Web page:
In 2015, more Americans died of drug overdoses than any other year on record — more than 52,000 deaths in just one year. That’s higher than the more than 38,000 who died in car crashes, the more than 36,000 who died from gun violence, and the more than 43,000who died due to HIV/AIDS during that epidemic’s peak in 1995.
This latest drug epidemic, however, is not solely about illegal drugs. It began, in fact, with a legal drug.
Back in the 1990s, doctors were persuaded to treat pain as a serious medical issue. There’s a good reason for that: About 100 million US adults suffer from chronic pain, according to a 2011 report from the Institute of Medicine.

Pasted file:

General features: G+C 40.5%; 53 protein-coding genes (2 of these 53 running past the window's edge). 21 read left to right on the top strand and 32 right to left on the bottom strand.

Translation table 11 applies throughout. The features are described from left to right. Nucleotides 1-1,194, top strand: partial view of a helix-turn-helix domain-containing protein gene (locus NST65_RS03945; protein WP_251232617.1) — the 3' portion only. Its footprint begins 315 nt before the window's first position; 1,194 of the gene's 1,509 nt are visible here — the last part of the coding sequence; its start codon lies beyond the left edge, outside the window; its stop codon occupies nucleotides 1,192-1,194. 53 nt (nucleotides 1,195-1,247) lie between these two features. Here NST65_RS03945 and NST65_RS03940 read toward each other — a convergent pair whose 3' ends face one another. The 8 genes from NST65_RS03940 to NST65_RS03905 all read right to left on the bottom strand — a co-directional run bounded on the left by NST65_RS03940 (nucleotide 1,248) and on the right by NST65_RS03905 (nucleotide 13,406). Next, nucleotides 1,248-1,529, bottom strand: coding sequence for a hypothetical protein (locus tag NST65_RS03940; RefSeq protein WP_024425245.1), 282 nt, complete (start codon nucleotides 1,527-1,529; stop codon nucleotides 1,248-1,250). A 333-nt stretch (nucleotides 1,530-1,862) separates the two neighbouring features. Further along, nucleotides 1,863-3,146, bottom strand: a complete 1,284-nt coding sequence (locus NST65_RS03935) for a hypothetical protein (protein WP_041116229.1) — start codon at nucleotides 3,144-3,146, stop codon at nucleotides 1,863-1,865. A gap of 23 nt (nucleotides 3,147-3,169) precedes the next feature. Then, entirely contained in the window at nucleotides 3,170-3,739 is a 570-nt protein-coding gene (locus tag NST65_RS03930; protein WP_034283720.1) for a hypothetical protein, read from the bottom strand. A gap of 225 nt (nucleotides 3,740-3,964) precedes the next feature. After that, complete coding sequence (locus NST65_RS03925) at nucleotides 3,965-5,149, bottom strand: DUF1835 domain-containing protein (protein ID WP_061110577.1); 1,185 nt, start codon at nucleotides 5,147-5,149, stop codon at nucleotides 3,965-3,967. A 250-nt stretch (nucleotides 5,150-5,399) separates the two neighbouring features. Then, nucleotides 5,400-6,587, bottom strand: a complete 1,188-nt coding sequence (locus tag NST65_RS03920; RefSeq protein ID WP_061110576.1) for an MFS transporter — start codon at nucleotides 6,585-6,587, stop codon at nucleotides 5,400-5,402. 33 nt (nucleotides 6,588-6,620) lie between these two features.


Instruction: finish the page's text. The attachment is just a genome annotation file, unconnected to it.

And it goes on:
Pharmaceutical companies took advantage of this concern. Through a big marketing campaign, they got doctors to prescribe products like OxyContin and Percocet in droves — even though the evidence for opioids treating long-term, chronic pain is very weak (despite their effectiveness for short-term, acute pain), while the evidence that opioids cause harm in the long term is very strong.
Painkillers proliferated, landing in the hands of not just patients but also teens rummaging through their parents’ medicine cabinets, other family members and friends of patients, and the black market.
As a result, opioid overdose deaths trended up — sometimes involving opioids alone, other times involving drugs like alcohol and benzodiazepines (typically prescribed to relieve anxiety). By 2015, opioid overdose deaths totaled more than 33,000 — close to two-thirds of all drug overdose deaths.